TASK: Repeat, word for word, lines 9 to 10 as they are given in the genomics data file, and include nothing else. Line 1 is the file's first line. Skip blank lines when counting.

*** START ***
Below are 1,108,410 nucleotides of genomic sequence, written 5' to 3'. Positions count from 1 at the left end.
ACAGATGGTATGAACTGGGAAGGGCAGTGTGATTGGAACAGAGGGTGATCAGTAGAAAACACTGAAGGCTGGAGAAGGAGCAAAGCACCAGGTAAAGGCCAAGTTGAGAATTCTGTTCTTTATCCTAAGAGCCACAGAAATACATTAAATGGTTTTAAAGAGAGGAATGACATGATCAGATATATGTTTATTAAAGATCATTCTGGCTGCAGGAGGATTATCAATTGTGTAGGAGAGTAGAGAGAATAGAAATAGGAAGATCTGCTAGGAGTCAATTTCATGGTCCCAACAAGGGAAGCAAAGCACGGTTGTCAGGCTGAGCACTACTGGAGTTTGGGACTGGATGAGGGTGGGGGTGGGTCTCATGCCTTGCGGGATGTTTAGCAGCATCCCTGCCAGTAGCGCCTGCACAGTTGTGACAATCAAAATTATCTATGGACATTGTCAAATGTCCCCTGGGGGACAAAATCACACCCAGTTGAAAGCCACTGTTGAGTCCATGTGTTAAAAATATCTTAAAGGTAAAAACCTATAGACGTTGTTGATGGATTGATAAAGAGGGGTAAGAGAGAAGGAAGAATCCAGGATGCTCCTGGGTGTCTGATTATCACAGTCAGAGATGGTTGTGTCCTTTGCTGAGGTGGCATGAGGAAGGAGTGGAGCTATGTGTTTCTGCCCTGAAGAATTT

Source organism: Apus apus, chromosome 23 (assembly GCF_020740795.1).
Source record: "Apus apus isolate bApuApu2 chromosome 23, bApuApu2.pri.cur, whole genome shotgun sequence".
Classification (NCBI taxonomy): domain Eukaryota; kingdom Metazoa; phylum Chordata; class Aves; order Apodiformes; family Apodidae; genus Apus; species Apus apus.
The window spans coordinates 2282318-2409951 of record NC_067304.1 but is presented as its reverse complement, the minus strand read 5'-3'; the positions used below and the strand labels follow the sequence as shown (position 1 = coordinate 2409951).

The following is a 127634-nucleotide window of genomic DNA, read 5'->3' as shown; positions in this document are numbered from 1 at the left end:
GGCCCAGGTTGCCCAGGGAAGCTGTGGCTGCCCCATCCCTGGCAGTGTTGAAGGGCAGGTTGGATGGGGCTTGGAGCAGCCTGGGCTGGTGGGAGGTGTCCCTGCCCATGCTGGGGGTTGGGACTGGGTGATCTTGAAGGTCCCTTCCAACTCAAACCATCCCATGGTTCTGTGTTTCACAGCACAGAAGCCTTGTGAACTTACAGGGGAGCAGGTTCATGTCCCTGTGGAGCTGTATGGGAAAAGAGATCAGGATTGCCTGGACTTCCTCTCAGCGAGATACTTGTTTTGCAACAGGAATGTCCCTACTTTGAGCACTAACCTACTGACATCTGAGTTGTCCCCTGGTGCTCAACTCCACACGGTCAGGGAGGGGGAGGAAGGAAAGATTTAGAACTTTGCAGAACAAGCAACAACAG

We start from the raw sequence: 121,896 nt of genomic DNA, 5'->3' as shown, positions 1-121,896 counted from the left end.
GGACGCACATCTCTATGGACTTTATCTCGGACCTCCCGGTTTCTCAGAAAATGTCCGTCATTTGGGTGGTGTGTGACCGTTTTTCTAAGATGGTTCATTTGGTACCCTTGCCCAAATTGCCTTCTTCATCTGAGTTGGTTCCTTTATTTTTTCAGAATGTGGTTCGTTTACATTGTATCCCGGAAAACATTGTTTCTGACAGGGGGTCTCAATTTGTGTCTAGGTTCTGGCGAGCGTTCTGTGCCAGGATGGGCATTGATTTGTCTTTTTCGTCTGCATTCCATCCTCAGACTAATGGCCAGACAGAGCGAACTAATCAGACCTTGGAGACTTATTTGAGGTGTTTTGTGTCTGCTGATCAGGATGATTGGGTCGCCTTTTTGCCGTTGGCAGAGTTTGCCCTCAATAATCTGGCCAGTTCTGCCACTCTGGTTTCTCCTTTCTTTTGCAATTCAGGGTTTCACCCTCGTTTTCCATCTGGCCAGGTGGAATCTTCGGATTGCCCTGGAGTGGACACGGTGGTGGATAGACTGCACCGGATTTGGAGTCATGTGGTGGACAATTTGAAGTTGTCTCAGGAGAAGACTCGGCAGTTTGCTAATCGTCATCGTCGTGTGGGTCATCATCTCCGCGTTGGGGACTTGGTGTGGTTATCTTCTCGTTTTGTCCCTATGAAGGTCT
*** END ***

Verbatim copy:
We start from the raw sequence: 121,896 nt of genomic DNA, 5'->3' as shown, positions 1-121,896 counted from the left end.
GGACGCACATCTCTATGGACTTTATCTCGGACCTCCCGGTTTCTCAGAAAATGTCCGTCATTTGGGTGGTGTGTGACCGTTTTTCTAAGATGGTTCATTTGGTACCCTTGCCCAAATTGCCTTCTTCATCTGAGTTGGTTCCTTTATTTTTTCAGAATGTGGTTCGTTTACATTGTATCCCGGAAAACATTGTTTCTGACAGGGGGTCTCAATTTGTGTCTAGGTTCTGGCGAGCGTTCTGTGCCAGGATGGGCATTGATTTGTCTTTTTCGTCTGCATTCCATCCTCAGACTAATGGCCAGACAGAGCGAACTAATCAGACCTTGGAGACTTATTTGAGGTGTTTTGTGTCTGCTGATCAGGATGATTGGGTCGCCTTTTTGCCGTTGGCAGAGTTTGCCCTCAATAATCTGGCCAGTTCTGCCACTCTGGTTTCTCCTTTCTTTTGCAATTCAGGGTTTCACCCTCGTTTTCCATCTGGCCAGGTGGAATCTTCGGATTGCCCTGGAGTGGACACGGTGGTGGATAGACTGCACCGGATTTGGAGTCATGTGGTGGACAATTTGAAGTTGTCTCAGGAGAAGACTCGGCAGTTTGCTAATCGTCATCGTCGTGTGGGTCATCATCTCCGCGTTGGGGACTTGGTGTGGTTATCTTCTCGTTTTGTCCCTATGAAGGTCT